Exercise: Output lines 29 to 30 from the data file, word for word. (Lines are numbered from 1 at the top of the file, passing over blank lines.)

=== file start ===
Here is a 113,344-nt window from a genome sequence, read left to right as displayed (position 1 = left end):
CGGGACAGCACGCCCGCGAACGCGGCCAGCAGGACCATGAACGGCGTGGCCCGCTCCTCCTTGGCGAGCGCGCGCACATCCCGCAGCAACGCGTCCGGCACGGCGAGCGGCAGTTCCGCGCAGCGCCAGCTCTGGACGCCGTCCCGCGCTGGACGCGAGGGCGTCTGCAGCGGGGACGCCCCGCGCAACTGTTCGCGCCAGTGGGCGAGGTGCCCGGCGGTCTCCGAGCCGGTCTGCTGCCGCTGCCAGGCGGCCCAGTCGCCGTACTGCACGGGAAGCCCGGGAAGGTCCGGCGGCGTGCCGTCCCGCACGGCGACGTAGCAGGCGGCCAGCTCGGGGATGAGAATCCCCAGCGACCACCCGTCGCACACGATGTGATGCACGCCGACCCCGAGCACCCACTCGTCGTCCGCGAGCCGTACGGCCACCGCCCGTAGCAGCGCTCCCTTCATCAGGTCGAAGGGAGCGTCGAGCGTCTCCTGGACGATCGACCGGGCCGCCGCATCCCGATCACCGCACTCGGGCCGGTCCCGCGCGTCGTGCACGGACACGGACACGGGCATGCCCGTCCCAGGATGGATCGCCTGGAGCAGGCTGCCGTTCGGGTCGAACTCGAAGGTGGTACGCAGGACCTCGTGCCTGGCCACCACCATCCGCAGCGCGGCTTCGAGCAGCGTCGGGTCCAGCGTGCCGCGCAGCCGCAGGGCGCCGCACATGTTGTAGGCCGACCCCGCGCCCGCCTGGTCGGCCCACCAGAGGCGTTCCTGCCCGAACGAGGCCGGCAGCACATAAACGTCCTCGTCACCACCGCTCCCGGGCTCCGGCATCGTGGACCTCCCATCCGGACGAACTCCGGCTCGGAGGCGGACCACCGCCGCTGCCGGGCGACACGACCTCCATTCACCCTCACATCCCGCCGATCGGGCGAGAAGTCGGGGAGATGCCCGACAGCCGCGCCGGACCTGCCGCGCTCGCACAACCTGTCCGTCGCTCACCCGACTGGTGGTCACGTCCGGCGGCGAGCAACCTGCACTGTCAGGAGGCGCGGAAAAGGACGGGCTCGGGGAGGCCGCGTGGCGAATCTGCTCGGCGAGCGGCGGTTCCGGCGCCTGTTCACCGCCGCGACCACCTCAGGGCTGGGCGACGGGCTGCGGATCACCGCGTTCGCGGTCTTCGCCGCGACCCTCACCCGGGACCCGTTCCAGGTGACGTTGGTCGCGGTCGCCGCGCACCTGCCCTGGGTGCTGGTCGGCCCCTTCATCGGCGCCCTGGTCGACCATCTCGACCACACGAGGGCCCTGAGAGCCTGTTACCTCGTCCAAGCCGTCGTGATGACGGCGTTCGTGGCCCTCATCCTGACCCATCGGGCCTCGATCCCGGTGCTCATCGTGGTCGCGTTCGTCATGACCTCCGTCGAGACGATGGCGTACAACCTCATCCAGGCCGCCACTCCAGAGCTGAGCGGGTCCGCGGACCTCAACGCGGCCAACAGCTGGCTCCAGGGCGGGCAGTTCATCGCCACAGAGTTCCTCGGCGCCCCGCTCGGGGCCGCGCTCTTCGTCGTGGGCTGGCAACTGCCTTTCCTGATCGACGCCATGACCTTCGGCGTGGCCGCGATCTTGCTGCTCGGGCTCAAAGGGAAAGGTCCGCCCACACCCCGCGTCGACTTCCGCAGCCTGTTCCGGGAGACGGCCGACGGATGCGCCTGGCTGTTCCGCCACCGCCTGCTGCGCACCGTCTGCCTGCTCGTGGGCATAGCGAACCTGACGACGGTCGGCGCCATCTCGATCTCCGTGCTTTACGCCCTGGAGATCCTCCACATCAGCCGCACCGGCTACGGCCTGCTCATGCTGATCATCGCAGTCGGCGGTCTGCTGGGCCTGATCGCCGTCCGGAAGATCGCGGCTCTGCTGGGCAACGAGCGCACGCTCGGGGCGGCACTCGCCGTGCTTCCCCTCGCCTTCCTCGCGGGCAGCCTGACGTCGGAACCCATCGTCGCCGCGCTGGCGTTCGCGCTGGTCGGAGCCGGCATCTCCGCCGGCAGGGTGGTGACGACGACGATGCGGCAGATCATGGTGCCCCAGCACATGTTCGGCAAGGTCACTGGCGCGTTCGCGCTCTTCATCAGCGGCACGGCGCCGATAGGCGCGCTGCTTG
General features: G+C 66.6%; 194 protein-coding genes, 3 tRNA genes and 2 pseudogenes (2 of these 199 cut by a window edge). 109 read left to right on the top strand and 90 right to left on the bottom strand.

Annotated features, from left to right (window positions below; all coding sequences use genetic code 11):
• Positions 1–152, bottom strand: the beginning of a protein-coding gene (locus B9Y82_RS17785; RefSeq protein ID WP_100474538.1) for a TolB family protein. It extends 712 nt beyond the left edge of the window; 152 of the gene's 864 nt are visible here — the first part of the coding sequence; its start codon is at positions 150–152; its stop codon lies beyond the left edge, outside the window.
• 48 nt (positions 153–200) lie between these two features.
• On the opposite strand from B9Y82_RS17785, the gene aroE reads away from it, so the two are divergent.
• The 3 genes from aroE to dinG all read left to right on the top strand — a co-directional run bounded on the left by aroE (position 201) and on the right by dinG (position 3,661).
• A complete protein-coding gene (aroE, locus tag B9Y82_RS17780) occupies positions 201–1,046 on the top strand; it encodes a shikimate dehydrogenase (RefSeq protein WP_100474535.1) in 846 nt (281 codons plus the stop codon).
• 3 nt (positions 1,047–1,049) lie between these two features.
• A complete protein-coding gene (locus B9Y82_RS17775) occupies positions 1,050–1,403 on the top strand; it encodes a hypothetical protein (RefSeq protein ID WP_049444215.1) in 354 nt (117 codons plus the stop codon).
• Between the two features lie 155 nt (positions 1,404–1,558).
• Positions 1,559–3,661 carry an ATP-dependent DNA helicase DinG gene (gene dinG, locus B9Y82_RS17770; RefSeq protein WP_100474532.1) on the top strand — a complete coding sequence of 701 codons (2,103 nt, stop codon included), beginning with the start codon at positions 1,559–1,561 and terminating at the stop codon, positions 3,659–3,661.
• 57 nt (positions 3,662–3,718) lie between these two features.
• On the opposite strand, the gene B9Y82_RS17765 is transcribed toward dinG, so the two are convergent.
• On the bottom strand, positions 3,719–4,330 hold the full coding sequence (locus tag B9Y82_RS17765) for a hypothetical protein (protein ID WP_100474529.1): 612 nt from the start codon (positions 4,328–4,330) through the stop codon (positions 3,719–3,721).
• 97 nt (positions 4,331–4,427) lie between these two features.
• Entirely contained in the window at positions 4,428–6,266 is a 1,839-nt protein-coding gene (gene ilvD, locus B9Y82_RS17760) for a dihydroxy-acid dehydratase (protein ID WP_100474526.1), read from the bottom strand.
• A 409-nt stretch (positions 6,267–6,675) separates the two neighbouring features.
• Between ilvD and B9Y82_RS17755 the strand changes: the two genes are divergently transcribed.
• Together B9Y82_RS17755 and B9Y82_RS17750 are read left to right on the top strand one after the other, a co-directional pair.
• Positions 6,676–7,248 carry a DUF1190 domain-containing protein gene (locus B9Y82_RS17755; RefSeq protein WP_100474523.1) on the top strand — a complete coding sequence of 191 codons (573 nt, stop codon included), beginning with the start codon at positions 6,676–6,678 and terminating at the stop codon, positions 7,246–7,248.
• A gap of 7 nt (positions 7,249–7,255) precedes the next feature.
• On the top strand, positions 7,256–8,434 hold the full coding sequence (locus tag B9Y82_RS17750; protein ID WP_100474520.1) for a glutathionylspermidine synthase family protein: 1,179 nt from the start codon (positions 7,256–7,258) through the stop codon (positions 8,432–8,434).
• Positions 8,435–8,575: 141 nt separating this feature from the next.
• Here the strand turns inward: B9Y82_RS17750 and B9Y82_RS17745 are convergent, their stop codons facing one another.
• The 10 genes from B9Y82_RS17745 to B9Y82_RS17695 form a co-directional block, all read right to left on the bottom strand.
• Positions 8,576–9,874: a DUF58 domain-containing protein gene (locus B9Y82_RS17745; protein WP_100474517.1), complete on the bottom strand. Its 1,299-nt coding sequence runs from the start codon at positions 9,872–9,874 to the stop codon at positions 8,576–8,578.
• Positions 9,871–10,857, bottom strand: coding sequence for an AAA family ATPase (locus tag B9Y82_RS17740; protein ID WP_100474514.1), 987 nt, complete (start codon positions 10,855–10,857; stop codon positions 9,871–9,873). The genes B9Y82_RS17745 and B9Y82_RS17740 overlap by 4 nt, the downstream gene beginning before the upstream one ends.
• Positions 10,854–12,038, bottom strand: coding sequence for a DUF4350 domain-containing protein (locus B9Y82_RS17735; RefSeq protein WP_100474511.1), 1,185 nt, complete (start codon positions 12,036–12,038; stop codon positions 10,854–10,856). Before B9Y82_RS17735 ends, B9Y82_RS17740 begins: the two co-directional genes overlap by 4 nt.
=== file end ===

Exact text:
• Positions 9,871–10,857, bottom strand: coding sequence for an AAA family ATPase (locus tag B9Y82_RS17740; protein ID WP_100474514.1), 987 nt, complete (start codon positions 10,855–10,857; stop codon positions 9,871–9,873). The genes B9Y82_RS17745 and B9Y82_RS17740 overlap by 4 nt, the downstream gene beginning before the upstream one ends.
• Positions 10,854–12,038, bottom strand: coding sequence for a DUF4350 domain-containing protein (locus B9Y82_RS17735; RefSeq protein WP_100474511.1), 1,185 nt, complete (start codon positions 12,036–12,038; stop codon positions 10,854–10,856). Before B9Y82_RS17735 ends, B9Y82_RS17740 begins: the two co-directional genes overlap by 4 nt.